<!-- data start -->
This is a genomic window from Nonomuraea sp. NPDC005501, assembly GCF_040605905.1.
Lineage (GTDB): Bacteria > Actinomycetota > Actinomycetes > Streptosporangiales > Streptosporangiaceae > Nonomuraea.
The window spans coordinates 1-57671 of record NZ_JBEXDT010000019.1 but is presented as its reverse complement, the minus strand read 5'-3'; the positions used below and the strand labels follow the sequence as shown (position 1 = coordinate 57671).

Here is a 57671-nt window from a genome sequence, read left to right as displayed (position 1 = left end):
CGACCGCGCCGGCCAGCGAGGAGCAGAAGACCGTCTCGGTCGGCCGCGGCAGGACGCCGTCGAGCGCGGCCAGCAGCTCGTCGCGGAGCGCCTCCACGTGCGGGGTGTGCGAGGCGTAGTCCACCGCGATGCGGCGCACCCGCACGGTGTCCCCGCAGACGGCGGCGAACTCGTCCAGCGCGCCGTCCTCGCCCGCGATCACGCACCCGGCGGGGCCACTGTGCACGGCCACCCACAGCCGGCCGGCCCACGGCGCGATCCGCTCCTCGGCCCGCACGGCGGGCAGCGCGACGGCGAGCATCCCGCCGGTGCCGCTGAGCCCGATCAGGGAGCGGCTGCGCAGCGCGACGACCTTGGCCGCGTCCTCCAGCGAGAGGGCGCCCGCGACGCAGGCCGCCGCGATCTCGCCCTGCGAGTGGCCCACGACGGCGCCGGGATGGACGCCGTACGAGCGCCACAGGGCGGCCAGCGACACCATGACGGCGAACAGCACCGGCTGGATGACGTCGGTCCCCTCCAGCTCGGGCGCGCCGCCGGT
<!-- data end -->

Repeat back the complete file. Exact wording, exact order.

This is a genomic window from Nonomuraea sp. NPDC005501, assembly GCF_040605905.1.
Lineage (GTDB): Bacteria > Actinomycetota > Actinomycetes > Streptosporangiales > Streptosporangiaceae > Nonomuraea.
The window spans coordinates 1-57671 of record NZ_JBEXDT010000019.1 but is presented as its reverse complement, the minus strand read 5'-3'; the positions used below and the strand labels follow the sequence as shown (position 1 = coordinate 57671).

Here is a 57671-nt window from a genome sequence, read left to right as displayed (position 1 = left end):
CGACCGCGCCGGCCAGCGAGGAGCAGAAGACCGTCTCGGTCGGCCGCGGCAGGACGCCGTCGAGCGCGGCCAGCAGCTCGTCGCGGAGCGCCTCCACGTGCGGGGTGTGCGAGGCGTAGTCCACCGCGATGCGGCGCACCCGCACGGTGTCCCCGCAGACGGCGGCGAACTCGTCCAGCGCGCCGTCCTCGCCCGCGATCACGCACCCGGCGGGGCCACTGTGCACGGCCACCCACAGCCGGCCGGCCCACGGCGCGATCCGCTCCTCGGCCCGCACGGCGGGCAGCGCGACGGCGAGCATCCCGCCGGTGCCGCTGAGCCCGATCAGGGAGCGGCTGCGCAGCGCGACGACCTTGGCCGCGTCCTCCAGCGAGAGGGCGCCCGCGACGCAGGCCGCCGCGATCTCGCCCTGCGAGTGGCCCACGACGGCGCCGGGATGGACGCCGTACGAGCGCCACAGGGCGGCCAGCGACACCATGACGGCGAACAGCACCGGCTGGATGACGTCGGTCCCCTCCAGCTCGGGCGCGCCGCCGGT